Montcalm and Wolfe: The Dual Biography of Two Men Who Forever Changed the Course of Canadian History
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The national bestseller that tells the story of Wolfe and Montcalm and the Plains of Abraham
In September 1759, a small band of British troops led by James Wolfe scaled the tall cliff overlooking a farmer’s field owned by Abraham Martin and overpowered the French garrison that protected the area, allowing the bulk of the British army to ascend the cliff behind and attack the French who, led by Louis-Joseph Montcalm, were largely unaware of Wolfe’s tactics. The battle that ensued on what would become known as the Plains of Abraham would forever shape the geography and politics of Canada.
Montcalm and Wolfe, written by one of the finest writers this country has ever produced, is the epic story of this battle told through the lives of the two generals, Wolfe and Montcalm. The book is a dual biography of the men and their most famous battle written by a master storyteller. What kind of life did they have before they took up arms? What were the two men really like? And, most importantly, what forces brought the two men to face each other in a battle that forged a nation?
He attended theatre and opera but was always in bed by eleven o’clock. The English ambassador, Lord Albemarle, father of Lord Bury, invited James Wolfe to family dinners. He also invited him to official dinners where he met important French personages and the delegates of foreign countries. The ambassador even introduced him to Louis XV’s court, where, in “splendour and magnificence,” Wolfe saw “how a multitude of men and women were assembled to bow and pay their compliments in a most submissive manner to a creature of their own species.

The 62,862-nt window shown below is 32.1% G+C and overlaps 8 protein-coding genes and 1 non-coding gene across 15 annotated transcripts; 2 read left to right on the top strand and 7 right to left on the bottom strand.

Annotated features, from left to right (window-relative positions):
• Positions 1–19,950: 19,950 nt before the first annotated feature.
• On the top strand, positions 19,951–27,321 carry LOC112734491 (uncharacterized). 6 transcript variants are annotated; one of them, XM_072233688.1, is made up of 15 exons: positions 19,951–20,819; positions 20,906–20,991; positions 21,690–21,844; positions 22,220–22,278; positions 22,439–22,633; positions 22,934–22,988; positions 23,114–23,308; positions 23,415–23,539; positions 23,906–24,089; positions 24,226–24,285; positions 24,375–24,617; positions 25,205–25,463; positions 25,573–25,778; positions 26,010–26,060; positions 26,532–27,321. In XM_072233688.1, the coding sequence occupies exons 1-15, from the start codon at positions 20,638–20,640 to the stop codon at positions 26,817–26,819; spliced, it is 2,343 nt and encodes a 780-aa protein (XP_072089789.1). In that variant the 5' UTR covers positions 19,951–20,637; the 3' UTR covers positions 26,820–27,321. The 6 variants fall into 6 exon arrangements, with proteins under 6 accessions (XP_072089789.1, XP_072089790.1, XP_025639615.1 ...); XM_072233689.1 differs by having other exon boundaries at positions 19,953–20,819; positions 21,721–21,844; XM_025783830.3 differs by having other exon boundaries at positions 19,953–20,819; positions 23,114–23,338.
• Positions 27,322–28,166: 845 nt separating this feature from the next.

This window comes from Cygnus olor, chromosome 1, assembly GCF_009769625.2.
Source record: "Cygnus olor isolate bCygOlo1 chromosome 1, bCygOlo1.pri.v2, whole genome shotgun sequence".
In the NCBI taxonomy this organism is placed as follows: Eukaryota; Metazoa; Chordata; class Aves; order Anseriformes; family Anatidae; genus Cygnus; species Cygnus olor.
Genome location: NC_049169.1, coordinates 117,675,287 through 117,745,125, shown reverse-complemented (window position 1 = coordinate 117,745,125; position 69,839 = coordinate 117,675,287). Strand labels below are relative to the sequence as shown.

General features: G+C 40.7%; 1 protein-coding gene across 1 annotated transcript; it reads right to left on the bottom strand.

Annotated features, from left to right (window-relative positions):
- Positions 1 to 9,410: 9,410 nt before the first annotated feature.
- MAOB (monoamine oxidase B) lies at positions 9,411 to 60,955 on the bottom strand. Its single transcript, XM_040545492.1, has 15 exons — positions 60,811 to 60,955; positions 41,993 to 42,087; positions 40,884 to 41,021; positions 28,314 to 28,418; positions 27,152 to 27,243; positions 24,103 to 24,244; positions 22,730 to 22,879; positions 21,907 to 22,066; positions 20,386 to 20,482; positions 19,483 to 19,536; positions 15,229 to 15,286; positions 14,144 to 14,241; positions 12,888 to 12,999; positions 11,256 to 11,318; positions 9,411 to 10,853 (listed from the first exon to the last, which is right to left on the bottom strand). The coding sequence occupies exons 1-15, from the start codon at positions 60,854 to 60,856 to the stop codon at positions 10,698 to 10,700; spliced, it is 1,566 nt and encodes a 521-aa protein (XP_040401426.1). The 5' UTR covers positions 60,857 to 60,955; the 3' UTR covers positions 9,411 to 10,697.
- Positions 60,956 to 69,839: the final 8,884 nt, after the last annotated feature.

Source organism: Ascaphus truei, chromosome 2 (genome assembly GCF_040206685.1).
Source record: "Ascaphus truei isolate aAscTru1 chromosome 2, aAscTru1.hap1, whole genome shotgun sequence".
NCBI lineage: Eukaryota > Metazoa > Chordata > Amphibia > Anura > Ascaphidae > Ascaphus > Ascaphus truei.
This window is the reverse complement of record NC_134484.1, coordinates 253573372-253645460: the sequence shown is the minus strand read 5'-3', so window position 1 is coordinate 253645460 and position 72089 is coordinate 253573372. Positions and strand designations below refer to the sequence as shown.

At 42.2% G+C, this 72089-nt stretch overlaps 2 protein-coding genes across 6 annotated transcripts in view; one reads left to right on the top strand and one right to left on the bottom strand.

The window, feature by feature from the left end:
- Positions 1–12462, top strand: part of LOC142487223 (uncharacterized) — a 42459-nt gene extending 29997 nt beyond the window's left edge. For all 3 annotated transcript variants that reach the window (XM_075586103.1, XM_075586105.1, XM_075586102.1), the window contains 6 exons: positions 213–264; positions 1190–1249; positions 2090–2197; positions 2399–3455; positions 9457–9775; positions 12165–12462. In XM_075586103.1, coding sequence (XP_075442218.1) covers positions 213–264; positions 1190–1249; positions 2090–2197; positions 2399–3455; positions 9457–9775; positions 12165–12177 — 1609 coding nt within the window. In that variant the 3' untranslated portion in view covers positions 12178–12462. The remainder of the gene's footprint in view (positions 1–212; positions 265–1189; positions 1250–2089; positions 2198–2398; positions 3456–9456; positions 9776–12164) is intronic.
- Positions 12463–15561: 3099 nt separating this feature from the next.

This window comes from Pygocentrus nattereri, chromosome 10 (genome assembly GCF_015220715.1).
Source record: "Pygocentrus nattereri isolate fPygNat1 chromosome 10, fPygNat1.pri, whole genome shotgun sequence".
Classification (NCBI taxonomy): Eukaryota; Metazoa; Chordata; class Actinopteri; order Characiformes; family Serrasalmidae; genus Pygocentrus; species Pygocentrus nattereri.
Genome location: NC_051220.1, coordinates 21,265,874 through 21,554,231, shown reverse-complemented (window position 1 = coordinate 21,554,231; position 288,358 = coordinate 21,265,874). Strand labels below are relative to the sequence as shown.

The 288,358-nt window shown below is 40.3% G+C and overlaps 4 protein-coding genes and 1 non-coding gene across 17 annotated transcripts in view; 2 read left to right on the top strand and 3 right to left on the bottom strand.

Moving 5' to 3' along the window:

At the end of October, Montcalm assigned three hundred ground troops to Fort Carillon, along with a hundred troops of the marine. He placed eighty men at Fort Saint-Frédéric. During the winter, the two forts would guard the frontier of Lake Champlain. And Montcalm left Carillon. A strong wind blew over Lake Champlain, the waves were high, the water was freezing. If the boat capsized … Montcalm thought of his son, a mestre de camp who, in Austria, “was leading a life of ease” among “a few too many princes and counts from the Empire.
Amherst would be seconded by three new brigadiers: Charles Lawrence, Edward Whitmore, and James Wolfe. At thirty-one years old, Wolfe, the youngest in age and experience, was jubilant; the American colonies would no longer be in the hands of “decrepit old generals”! Ligonier allotted to Amherst the largest portion of the redcoats who would be sailing, or fourteen battalions. He assigned him a partner with experience and practical good sense: Vice-Admiral Boscawen. Like Wolfe’s father, Boscawen had witnessed the disaster at Cartegena.
Montcalm and his men, on difficult terrain, gave chase, surprised them, and took 150 prisoners. They then rejoined the Franco-Spanish army, which on June 16 suffered a costly defeat at the hands of the Austrians at Piacenza. Among the many soldiers who lost their lives was Montcalm’s nephew, the son of his elder sister, who was already a widow. As for Montcalm, he received sabre blows to his forehead, the back of his head, and a shoulder blade, and suffered a severed artery. Covered in blood, he was captured by the Austrians.
He slept a lot. One night, thunder woke his men but did not disturb his own sleep. That worried him, because “a deep sleep is the sign of an inactive mind. ” 14 “Who would govern the governor? ” After the disastrous Dieskau campaign, the governor general of New France, Pierre de Rigaud de Vaudreuil de Cavagnial, warned the minister of colonies in October 1755: however courageous the commander arrived from France may be, he does not know Canada. Wars in America are different from those he has known in Europe.